Trump trial opens with harrowing riot video

Michael Mathes and Sebastian Smith
·4-min read

US senators viewed harrowing video from the storming of Congress by Donald Trump's supporters at the start of his historic second impeachment trial Tuesday before the defense team branded the procedure unconstitutional and threatening to "tear this country apart."

According to Trump lawyer David Schoen, a former president cannot be tried and the Senate's attempt to do so will cause huge damage.

It will leave the United States "far more divided and our standing around the world will be badly broken," he argued.

But Democratic impeachment managers -- lawmakers in the role of prosecutors -- attacked the unconstitutionality argument, saying that Trump had broken his oath in a naked bid to retain power after losing the November election.

Refusing to accept defeat to Joe Biden, Trump spread lies about vote rigging and repeatedly pressured officials, including then vice president Mike Pence, to try and stop the transfer of power.

Finally, on January 6, Trump told enraged Republican supporters near the White House to "fight like hell." The crowd, chanting "stop the steal," then attacked Congress, where Pence and lawmakers were in the process of certifying Biden's victory.

"If Congress were to just stand completely aside in the face of such an extraordinary crime against the Republic, it would invite future presidents to use their power without any fear of accountability," Democratic prosecutor Joe Neguse said.

Video from the January 6 mayhem played back inside the ornate Senate packed the biggest punch.

Senators -- who witnessed the events first hand when they had to be rushed to safety that day -- watched raw footage of Trump's speech and the crowd's ensuing assault on the Capitol.

The video montage showed the mob chanting pro-Trump slogans as it smashed through the doors, swarmed over police, and managed for the first time in history to disrupt the congressional vote certifying the election.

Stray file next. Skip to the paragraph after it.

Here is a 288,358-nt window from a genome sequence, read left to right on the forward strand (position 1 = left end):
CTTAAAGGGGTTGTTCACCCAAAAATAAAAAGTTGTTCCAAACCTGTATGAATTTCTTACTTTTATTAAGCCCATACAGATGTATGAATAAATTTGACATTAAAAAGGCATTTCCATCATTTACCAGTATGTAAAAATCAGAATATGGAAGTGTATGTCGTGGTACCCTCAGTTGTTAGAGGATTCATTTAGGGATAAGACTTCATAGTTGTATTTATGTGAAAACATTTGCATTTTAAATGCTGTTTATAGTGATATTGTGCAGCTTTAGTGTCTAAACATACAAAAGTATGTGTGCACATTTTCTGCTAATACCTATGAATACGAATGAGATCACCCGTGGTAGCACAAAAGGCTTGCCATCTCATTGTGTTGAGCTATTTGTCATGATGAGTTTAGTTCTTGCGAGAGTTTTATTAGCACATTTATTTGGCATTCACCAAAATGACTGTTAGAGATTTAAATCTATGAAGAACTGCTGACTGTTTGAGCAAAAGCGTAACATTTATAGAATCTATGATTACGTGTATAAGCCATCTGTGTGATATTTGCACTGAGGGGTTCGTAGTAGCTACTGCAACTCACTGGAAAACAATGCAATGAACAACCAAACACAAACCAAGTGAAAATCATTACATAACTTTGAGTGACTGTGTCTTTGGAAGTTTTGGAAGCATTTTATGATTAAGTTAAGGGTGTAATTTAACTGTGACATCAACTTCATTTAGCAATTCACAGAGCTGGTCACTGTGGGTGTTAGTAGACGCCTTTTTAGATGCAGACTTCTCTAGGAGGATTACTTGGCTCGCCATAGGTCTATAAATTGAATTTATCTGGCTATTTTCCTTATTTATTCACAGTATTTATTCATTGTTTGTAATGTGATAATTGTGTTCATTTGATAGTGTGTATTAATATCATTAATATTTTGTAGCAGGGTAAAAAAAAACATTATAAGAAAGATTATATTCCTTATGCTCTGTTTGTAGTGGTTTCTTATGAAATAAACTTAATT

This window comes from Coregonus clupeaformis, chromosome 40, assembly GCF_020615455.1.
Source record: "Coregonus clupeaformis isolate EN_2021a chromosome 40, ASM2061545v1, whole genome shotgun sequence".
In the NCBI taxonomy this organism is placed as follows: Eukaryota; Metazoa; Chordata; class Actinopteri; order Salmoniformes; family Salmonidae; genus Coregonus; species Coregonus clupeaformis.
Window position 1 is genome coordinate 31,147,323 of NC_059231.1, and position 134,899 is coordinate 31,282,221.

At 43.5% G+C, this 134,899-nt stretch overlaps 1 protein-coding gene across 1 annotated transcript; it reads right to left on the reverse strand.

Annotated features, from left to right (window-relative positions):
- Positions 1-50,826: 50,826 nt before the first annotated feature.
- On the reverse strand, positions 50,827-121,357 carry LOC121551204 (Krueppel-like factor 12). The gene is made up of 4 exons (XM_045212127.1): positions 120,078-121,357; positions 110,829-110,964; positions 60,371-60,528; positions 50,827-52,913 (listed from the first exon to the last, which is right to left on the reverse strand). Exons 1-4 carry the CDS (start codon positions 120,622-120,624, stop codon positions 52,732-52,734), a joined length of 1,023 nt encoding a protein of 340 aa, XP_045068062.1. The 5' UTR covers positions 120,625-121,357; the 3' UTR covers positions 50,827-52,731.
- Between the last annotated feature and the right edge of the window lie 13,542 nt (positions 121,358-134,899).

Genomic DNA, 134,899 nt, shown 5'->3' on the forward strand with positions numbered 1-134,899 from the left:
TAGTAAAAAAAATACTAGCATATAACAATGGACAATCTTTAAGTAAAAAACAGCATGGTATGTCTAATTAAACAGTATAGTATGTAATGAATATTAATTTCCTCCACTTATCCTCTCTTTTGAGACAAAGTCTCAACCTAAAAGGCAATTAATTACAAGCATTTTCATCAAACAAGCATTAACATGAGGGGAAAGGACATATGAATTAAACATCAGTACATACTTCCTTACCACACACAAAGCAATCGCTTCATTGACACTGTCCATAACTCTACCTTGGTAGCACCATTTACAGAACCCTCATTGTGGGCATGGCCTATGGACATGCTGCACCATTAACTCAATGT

"If that's not an impeachable offense, then there is no such thing," impeachment manager Jamie Raskin said.

Fighting tears, Raskin recounted how he and his family -- who were visiting to watch the certification -- had been trapped, listening to "the sound of pounding on the door like a battering ram, the most haunting sound I have ever heard."

"This cannot be the future of America," he implored senators.

- Trump sets record -

Trump is the first president ever to face two impeachment trials -- he was already acquitted in 2020 of abuse of office -- as well as the first in history to be tried after leaving the White House.

His team is basing its case largely on the procedural argument that a former president cannot be tried, calling the Senate trial "absurd."

They also argue that whatever Trump said during his January 6 rally is protected by the constitutional right to free speech and did not amount to ordering the assault on Congress.

The trial is clearly uncomfortable for many Republican senators, who, like their Democratic colleagues, had to flee to safety during the violence. Reminders of the mayhem are everywhere around them, with thousands of National Guard troops still deployed around the newly fortified Capitol building.

Despite this, a second acquittal is all but certain for Trump, who is holed up in his luxury Mar-a-Lago resort in Florida.

Democrats hold 50 of the 100 Senate seats and Vice President Kamala Harris is able to cast a tie-breaking vote. But it would take a two-thirds majority for a conviction, meaning at least 17 Republican senators would have to join.

Amped up on four years of Trump's populist claims to be fighting for ordinary people against the elites, huge numbers of Republican voters continue to support the ex-president, pushing their party ever further to the right.

Polls show that a small majority of the country overall believes Trump deserves conviction. An Ipsos/ABC News poll found 56 percent back this, while a Gallup poll found 52 percent support.

Among Republicans, however, an overwhelming majority opposes convicting Trump.

It's not clear yet how long the trial will last but it will be shorter than the three-week marathon of Trump's first impeachment and could end as soon as next week.

- Biden above the fray -

Biden, who succeeded Trump on January 20, is attempting to stay above the fray.

Daily, the White House is sending a message that the Democrat is focused instead on the fragile economy and the desperate effort to vaccinate Americans against the still out-of-control Covid-19 pandemic.

White House Press Secretary Jen Psaki reiterated Tuesday that Biden is "going to wait for the Senate to determine the outcome of this."

"He's not going to comment on the back and forth arguments, nor is he watching them," Psaki told reporters.

If Trump were convicted, the Senate would then hold a simple-majority vote on barring him from future public office.

But even if the impeachment trial ends in acquittal, calls to punish Trump for his behavior will likely continue, including possibly a push for a bipartisan vote of censure.

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